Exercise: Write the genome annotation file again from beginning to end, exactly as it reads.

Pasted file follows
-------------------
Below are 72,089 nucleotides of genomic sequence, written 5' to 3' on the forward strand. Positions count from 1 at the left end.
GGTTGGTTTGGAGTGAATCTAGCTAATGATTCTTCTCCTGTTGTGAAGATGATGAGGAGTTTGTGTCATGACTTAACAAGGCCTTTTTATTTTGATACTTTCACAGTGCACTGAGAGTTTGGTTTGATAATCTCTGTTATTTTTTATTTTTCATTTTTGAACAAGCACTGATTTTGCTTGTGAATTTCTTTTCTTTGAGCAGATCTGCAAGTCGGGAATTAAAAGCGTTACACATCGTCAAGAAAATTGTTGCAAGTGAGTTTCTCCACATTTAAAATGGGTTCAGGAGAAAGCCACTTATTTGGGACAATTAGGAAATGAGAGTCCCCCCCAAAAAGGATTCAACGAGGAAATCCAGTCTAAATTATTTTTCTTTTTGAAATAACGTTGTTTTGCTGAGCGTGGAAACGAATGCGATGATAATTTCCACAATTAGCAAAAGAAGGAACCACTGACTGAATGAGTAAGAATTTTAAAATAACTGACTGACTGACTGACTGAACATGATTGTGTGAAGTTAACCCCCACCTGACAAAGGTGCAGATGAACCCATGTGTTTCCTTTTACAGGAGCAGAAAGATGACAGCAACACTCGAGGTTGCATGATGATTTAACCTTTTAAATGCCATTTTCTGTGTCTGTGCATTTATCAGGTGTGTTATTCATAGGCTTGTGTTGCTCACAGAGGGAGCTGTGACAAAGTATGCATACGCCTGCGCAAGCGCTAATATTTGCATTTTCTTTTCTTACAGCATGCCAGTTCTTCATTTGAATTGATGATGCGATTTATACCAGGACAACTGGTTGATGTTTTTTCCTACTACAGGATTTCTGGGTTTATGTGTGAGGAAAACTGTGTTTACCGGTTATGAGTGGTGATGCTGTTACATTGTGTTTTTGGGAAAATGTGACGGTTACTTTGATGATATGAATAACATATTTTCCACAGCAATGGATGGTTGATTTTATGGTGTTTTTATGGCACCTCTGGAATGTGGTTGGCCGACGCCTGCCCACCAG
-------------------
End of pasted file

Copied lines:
Below are 72,089 nucleotides of genomic sequence, written 5' to 3' on the forward strand. Positions count from 1 at the left end.
GGTTGGTTTGGAGTGAATCTAGCTAATGATTCTTCTCCTGTTGTGAAGATGATGAGGAGTTTGTGTCATGACTTAACAAGGCCTTTTTATTTTGATACTTTCACAGTGCACTGAGAGTTTGGTTTGATAATCTCTGTTATTTTTTATTTTTCATTTTTGAACAAGCACTGATTTTGCTTGTGAATTTCTTTTCTTTGAGCAGATCTGCAAGTCGGGAATTAAAAGCGTTACACATCGTCAAGAAAATTGTTGCAAGTGAGTTTCTCCACATTTAAAATGGGTTCAGGAGAAAGCCACTTATTTGGGACAATTAGGAAATGAGAGTCCCCCCCAAAAAGGATTCAACGAGGAAATCCAGTCTAAATTATTTTTCTTTTTGAAATAACGTTGTTTTGCTGAGCGTGGAAACGAATGCGATGATAATTTCCACAATTAGCAAAAGAAGGAACCACTGACTGAATGAGTAAGAATTTTAAAATAACTGACTGACTGACTGACTGAACATGATTGTGTGAAGTTAACCCCCACCTGACAAAGGTGCAGATGAACCCATGTGTTTCCTTTTACAGGAGCAGAAAGATGACAGCAACACTCGAGGTTGCATGATGATTTAACCTTTTAAATGCCATTTTCTGTGTCTGTGCATTTATCAGGTGTGTTATTCATAGGCTTGTGTTGCTCACAGAGGGAGCTGTGACAAAGTATGCATACGCCTGCGCAAGCGCTAATATTTGCATTTTCTTTTCTTACAGCATGCCAGTTCTTCATTTGAATTGATGATGCGATTTATACCAGGACAACTGGTTGATGTTTTTTCCTACTACAGGATTTCTGGGTTTATGTGTGAGGAAAACTGTGTTTACCGGTTATGAGTGGTGATGCTGTTACATTGTGTTTTTGGGAAAATGTGACGGTTACTTTGATGATATGAATAACATATTTTCCACAGCAATGGATGGTTGATTTTATGGTGTTTTTATGGCACCTCTGGAATGTGGTTGGCCGACGCCTGCCCACCAG